Thursday, June 25, 2009

Got mulch?

With the arrival of temperatures in the eighties and nineties F along the Front Range, it’s time to mulch the vegetable garden. Soil temperatures are now thoroughly warm and mulches will not prevent the soil warming sought in spring.

The use of mulches now has several benefits. It will blunt the force of hard summer rains minimizing crusting and soil compaction. Mulch slows evaporation and can reduce irrigation needed by 25 to 50 percent. Stabilizing soil moisture to avoid wide swings from wet to dry promotes better quality vegetables and encourages the activity of beneficial soil organisms. Mulches applied now tend to keep soil temperatures cooler during summer and suppress weed seed germination.

Weed and seed-free straw (left) and grass clippings make some of the best mulches. Wood mulches are not recommended around vegetable plants, only for paths in the garden. Collect grass clippings from lawns that have not been treated with herbicides (“weed killers”) for at least a month.

Apply a thin layer of grass clippings (right) which will dry in five to seven days (below), then add the next layer. Two to three layers is generally enough to suppress weeds. Do not add thick layers which will mat, smell and limit water and air movement into the soil. Carefully apply around leafy vegetables as grass clippings are difficult to wash from the leaves and heads of greens.

Both straw and grass clippings can be tilled under in the fall and easily break down to enrich the soil. If straw isn’t desired for tilling under due to appearance, it can be raked off and placed in the compost bin.

Straw and grass clipping mulch photo credit: Carl Wilson


  1. Why is wood mulch not recommended for veggies?
    I love the idea of using grass clippings!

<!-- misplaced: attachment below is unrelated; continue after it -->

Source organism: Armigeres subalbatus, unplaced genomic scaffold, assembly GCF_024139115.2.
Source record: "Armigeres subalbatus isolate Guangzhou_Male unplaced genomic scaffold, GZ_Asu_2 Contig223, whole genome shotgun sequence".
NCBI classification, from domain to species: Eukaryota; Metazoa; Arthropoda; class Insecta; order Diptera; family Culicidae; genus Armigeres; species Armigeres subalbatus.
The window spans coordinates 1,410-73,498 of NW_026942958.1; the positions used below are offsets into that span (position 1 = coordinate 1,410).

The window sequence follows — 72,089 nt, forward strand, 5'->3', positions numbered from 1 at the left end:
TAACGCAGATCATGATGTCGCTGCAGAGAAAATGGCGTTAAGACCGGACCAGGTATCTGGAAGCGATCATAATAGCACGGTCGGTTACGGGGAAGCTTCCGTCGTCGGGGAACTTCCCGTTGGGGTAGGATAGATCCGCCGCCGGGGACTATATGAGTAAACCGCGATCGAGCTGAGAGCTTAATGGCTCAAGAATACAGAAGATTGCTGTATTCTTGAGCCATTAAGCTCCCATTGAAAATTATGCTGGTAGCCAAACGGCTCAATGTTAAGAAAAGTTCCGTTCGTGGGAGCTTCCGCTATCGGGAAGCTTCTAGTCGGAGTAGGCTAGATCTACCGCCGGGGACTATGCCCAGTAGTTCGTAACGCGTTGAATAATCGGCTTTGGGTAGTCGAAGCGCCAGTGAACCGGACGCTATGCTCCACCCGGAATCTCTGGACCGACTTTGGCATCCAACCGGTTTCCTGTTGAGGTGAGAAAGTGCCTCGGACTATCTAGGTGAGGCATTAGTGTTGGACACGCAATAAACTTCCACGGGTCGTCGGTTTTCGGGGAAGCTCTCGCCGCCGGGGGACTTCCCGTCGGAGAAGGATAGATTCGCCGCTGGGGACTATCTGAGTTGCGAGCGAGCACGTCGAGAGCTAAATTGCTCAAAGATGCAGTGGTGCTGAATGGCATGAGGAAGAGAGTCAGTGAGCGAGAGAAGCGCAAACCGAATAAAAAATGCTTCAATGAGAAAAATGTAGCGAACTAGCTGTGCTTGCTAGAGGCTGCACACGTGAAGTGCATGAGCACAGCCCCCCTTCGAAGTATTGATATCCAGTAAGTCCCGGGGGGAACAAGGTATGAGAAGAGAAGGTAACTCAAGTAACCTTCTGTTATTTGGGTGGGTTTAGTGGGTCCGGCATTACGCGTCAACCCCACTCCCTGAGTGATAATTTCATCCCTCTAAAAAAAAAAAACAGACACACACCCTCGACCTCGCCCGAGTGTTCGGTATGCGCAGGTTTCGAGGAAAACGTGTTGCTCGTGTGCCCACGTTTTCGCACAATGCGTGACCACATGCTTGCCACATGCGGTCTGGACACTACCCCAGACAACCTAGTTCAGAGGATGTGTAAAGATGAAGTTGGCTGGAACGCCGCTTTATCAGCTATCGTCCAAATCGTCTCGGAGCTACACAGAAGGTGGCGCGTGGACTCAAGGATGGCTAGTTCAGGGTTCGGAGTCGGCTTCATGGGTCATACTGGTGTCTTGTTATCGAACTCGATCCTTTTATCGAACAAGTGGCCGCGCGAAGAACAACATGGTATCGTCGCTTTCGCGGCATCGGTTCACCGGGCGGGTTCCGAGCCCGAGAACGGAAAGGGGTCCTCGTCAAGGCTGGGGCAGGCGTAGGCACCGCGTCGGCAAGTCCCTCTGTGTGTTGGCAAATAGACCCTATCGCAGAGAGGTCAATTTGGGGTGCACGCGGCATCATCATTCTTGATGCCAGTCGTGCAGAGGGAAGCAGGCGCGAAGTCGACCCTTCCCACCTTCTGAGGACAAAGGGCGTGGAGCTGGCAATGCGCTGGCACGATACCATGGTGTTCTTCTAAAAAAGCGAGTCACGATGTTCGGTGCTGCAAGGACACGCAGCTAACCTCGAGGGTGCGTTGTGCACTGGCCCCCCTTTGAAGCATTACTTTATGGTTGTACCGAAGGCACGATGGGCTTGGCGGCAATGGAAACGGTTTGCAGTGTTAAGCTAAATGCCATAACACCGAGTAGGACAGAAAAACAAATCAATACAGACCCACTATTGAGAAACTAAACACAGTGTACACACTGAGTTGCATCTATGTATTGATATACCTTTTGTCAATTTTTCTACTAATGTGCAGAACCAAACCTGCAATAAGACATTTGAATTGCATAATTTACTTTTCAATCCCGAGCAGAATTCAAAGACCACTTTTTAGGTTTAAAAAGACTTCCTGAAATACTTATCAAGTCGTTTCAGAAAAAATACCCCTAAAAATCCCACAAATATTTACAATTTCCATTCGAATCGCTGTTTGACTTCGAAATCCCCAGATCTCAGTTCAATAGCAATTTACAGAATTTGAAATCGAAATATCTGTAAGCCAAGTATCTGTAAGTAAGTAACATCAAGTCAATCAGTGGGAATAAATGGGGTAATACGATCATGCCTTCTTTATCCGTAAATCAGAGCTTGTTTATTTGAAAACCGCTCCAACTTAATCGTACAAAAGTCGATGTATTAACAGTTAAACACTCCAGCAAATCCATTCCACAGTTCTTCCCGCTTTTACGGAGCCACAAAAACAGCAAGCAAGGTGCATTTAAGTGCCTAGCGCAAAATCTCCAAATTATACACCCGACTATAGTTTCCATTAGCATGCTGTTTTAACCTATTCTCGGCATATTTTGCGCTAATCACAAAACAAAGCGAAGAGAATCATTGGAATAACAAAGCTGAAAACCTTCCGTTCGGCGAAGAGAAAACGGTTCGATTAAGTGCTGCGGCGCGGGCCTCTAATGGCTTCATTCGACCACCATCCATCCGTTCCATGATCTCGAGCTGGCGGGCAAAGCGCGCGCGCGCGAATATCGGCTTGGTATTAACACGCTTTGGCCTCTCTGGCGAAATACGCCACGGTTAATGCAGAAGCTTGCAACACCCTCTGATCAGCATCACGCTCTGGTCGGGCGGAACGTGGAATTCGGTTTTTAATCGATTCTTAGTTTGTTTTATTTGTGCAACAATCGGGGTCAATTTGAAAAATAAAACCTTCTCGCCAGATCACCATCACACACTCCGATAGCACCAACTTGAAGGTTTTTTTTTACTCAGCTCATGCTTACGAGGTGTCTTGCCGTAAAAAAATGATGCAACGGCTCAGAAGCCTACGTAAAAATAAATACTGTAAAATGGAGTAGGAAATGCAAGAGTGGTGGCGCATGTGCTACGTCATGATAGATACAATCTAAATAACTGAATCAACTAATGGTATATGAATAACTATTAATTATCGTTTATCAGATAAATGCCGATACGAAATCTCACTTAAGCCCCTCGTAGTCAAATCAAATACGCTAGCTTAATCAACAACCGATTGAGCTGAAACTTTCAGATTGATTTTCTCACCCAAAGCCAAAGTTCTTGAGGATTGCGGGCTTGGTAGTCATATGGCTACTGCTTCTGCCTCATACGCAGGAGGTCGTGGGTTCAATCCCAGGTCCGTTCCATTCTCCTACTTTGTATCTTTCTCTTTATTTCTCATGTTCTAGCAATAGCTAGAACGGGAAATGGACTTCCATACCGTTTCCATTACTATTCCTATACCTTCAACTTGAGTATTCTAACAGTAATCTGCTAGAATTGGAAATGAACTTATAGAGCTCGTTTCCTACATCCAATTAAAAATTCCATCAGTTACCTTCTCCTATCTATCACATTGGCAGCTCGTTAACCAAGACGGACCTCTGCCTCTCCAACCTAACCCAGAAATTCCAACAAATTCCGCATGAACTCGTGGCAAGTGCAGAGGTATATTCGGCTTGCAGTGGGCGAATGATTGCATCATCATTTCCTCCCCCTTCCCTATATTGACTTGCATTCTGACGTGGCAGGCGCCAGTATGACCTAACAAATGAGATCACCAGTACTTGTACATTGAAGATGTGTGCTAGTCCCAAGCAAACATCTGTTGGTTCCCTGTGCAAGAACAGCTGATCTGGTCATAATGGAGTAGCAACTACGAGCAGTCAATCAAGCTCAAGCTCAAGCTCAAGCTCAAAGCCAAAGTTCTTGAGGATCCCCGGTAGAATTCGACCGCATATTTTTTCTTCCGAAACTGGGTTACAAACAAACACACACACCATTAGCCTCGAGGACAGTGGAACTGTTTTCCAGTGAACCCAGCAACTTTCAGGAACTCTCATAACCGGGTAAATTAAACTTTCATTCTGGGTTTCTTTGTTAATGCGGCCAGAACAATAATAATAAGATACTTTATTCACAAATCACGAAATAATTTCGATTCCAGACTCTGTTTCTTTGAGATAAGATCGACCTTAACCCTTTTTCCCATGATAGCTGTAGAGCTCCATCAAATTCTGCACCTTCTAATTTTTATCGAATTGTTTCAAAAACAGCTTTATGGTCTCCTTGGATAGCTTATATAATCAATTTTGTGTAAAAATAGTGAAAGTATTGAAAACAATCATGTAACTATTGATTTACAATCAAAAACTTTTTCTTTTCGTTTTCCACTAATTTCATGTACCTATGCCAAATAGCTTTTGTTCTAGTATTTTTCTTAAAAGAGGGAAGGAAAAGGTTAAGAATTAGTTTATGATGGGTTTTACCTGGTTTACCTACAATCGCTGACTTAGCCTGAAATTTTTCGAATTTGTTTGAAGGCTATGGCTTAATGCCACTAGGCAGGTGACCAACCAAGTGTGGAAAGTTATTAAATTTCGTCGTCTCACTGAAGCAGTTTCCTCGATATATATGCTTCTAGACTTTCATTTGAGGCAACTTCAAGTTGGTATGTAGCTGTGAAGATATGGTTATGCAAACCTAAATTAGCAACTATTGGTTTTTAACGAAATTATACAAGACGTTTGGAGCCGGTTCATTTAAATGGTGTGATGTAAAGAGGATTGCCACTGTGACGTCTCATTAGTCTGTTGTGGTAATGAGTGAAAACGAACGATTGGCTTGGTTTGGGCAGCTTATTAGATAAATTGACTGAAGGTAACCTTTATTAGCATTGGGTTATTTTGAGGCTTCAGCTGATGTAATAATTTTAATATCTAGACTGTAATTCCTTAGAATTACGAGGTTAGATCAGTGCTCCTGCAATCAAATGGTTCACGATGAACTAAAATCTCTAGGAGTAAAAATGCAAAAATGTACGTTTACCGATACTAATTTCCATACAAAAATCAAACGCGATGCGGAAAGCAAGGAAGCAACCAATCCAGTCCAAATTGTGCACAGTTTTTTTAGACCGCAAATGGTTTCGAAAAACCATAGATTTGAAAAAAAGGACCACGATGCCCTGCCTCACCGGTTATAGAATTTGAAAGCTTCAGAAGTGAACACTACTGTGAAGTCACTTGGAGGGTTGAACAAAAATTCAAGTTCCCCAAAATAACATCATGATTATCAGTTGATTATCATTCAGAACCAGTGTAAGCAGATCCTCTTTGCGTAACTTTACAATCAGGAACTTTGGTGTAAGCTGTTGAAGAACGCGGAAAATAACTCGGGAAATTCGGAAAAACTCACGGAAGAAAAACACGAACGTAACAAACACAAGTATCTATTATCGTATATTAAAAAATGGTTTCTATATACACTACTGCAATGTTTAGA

2. We cultivate and dig in our vegetable garden soils so often that mulch inevitably gets mixed in and is no longer a mulch but a soil amendment. Think of succession planting in mid-summer for fall vegetable harvest, fall planting of cover crops for the winter, spring planting, etc.

    While this is not a problem with fast-decomposing grass or even straw, wood products require years to break down and take nitrogen from the soil while doing so. For annual crops like vegetables, it is better to keep wood chips and bark out of the growing beds. With perennial plants where digging in the soil occurs very rarely, the wood mulch stays on top and is of no concern from a soil fertility standpoint.

  3. Grass clippings aren't an option for us. Where can the average person get some weed-free straw?

    Beth, Lafayette

  4. What happens if there hasn't been adequate time between spraying a lawn and using it on veg plants? A friend brought over several bags that he said hadn't been sprayed for four weeks; however, my pepper and potato plant leaves are curling and look sickly. Do the chem compounds stay in the plants (if this is the cause of their appearance). Should I even eat them? Thanks much,

  5. The best source for answers to pesticide safety questions is the National Pesticide Information Hotline at 1-800-449-7587. You may have a sublethal dose on your plants and they will outgrow it. Tomatoes are particularly sensitive to 2,4-D type dandelion sprays and even vapor drift from neighbors can affect them if conditions are right.

  6. I have a straw bale that got wet with recent rains. Some mold is now growing on the inside. Is it still safe to use for mulch in my vegetable garden?

  7. The molds that grow on straw are similar to the microorganisms in soil that break down plant leaves. They don't affect growing plants, just recycle dead plant parts into soil nutrients for live plants to grow.

  8. How important is it for straw used for mulching or composting vegetable beds to be unsprayed? I'm having a hard time finding any. Is it okay to use if it was last spring that the straw was sprayed?

  9. With food gardening it is important to ask questions about what chemicals are placed in the soil. Not knowing what the treatment is makes it hard to say. What was the purpose of the treatment? Can you possibly ask the supplier what was sprayed?